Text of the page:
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In youth, the upper arm has near equal proportions between the internal bone (humerus) and the skin on the front or back (arm held down by one’s side) or the top or bottom (arm held away from the body) of the arm. With age, the distance on the back of the arm (triceps) elongates and accumulates fat.  This change in the arm with age or weight gain has led to arm reshaping procedures, most commonly known as a brachioplasty.  

While once a very uncommon procedure, the armlift (brachioplasty) procedure is done routinuely today. Much of the reason is the popularity of bariatric surgery which has created a lot of loose floppy arm skin, unflatteringly referred to as batwings, as a result of extreme amounts of weight loss. In such large hanging arms, the trade-off of a long scar in the upper arm is very acceptable.

However, in non-weight loss patients where the upper arm shape is not so severely distorted, long arm scars are usually not acceptable. This has lead to the need to use more non-excisional technologies, such as liposuction and other light or radiofrequency-based energies, to help skin contraction. In the right patient, this may eliminate the need for any scars or at the least a much shorter arm scar.

Brachioplasty for the non-bariatric surgery patient (or for the bariatric surgery patient with more modest arm deformities) has evolved to use shorter segments of skin and fat removal. This leaves more limited scars restricted to the upper arm or no further than the middle third of the arm. By tightening the deeper tissues of the upper arm with superficial fascial plication, and using some liposuction, visible improvements in arm shape can be achieved.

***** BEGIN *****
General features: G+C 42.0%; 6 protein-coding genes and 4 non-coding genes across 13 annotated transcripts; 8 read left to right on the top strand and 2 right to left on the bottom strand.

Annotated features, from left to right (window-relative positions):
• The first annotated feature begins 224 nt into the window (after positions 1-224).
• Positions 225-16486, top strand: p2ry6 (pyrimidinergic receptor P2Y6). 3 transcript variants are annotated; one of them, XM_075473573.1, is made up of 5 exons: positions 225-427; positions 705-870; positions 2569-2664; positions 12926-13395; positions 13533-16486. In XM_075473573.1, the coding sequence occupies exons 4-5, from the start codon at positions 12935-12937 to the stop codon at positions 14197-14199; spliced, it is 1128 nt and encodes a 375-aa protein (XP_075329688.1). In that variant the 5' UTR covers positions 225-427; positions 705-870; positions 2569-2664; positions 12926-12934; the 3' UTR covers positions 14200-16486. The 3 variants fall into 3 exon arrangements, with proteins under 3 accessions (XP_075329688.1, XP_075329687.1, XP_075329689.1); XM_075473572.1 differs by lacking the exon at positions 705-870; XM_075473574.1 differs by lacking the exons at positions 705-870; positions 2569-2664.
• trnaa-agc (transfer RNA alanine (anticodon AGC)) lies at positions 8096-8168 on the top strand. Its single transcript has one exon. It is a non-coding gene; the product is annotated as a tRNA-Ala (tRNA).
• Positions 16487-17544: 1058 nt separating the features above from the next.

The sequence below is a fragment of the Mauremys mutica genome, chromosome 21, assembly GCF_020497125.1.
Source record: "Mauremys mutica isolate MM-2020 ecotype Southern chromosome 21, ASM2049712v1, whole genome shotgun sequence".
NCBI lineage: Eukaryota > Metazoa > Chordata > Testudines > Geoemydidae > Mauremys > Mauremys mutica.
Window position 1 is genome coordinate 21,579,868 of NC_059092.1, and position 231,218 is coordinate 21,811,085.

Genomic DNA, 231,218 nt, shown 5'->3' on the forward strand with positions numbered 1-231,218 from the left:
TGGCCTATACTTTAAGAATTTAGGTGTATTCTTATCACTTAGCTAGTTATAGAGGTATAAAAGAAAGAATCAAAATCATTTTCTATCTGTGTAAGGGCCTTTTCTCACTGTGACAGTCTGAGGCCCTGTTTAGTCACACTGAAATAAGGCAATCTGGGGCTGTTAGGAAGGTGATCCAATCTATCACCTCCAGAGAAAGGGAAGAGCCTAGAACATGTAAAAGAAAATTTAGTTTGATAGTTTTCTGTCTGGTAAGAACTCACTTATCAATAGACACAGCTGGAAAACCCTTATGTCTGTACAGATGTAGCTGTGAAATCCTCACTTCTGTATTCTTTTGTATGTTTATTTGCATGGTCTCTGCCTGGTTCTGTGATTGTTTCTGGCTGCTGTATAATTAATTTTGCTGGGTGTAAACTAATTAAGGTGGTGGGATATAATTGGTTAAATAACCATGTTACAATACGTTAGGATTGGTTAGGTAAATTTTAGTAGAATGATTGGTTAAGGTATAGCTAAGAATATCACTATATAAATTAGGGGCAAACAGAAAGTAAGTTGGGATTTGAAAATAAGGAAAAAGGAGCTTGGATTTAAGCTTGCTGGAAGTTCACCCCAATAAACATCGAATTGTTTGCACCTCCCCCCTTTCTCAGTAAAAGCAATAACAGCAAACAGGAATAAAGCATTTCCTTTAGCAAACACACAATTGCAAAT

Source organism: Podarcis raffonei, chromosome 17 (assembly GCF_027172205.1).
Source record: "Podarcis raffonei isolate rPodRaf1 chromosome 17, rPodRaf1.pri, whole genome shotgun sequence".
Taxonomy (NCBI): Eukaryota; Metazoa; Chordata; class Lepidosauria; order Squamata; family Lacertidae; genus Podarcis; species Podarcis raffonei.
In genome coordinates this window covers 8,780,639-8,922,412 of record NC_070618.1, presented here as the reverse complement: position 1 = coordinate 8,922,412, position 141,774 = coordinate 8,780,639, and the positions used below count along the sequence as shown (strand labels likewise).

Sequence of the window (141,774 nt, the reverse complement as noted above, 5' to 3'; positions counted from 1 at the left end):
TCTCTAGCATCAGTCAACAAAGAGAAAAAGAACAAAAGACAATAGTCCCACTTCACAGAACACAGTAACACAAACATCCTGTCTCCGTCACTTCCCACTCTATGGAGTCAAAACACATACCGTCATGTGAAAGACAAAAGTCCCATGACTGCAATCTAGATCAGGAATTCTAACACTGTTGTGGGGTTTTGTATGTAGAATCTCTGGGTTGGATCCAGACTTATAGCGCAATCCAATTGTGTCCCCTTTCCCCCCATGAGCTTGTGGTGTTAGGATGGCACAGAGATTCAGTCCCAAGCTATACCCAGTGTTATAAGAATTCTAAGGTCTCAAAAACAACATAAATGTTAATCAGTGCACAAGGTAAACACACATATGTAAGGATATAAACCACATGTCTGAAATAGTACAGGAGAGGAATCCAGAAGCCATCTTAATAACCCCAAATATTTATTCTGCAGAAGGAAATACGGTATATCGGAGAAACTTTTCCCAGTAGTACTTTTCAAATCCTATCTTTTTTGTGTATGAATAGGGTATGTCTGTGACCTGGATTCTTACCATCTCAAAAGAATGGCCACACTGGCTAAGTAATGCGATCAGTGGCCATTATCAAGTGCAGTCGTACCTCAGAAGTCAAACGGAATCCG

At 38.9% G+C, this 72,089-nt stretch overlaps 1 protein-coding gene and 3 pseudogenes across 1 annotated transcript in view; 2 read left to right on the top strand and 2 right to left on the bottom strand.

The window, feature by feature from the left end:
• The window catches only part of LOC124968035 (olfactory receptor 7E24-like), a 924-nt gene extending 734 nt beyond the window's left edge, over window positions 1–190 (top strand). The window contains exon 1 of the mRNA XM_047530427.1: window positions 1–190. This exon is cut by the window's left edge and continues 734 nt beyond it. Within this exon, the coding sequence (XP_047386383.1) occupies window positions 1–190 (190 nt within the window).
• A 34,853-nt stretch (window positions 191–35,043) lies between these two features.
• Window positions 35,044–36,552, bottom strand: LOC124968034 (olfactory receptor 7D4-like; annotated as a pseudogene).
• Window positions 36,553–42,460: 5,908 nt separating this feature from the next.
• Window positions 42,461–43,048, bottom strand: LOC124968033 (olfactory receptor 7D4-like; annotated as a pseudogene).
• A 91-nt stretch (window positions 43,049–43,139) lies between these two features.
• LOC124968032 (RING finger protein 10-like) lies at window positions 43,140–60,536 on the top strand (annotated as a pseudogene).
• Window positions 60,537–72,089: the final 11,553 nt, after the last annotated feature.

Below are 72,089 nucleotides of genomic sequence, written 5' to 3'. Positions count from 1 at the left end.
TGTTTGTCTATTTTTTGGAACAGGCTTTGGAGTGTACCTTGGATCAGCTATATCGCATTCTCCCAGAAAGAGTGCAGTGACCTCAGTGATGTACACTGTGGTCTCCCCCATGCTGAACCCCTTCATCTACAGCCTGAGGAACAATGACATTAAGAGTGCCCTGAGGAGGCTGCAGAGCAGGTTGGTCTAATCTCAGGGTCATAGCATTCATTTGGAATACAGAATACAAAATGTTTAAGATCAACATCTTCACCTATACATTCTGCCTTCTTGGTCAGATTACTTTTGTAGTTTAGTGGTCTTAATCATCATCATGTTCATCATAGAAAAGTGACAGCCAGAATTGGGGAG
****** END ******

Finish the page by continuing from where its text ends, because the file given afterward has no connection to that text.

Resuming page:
What are the criteria that can be used to determine whom is a good candidate for the different types of brachioplasty? Evaluation of the arm includes a determination of how much skin is present and its amount of elasticity and the ratio of fat to skin in the enlarged or hanging triceps area. In addition, it is critical that a thorough presurgical education be done with emphasis on realistic expectations as to how much smaller the arm can be made and the location of scars if excision of skin is needed.

A large amount of loose skin and a minimal amount of fat, which is typical of a bariatric weight loss patient, will require a traditional long scar armlift. Slight skin excess and laxity with little fat may respond to radiofrequency- or high-intensity pulsed light (e.g., SkinTyte) treatments with some modest improvement. These type patients are quite uncommon although many patients wished they fit into this group. Good skin tone with substantial fat (tight arm) may do well with Smartlipo (laser liposuction) alone. The combination of fat and skin excess with mild laxity will probably respond best to a combined liposuction and skin excisional procedure.

Of these options, the mini-brachioplasty (short scar arm lift) requires the most thought and consideration. The limited scar can be either a shorter horizontal scar, restricted to no further than 1/3 way done the inner arm, or an ellipitical armpit removal which results in a fairly hidden scar high up in the armpit. Who best fits this more limited brachioplasty approach? I make that determination based on how the triceps area hangs when the arm is held away from the body at 90 degrees, whether the forearm is held parallel or perpendicular to it. If the lowest point of sag of the arm is located past the central point of the triceps (halfway between the armpit and the elbow) or lower, significant improvement will only be obtained by a long scar armlift. If the lowest point of sag lies central or above, shorter scar armlifts can be considered.

Dr. Barry Eppley

Indianapolis, Indiana

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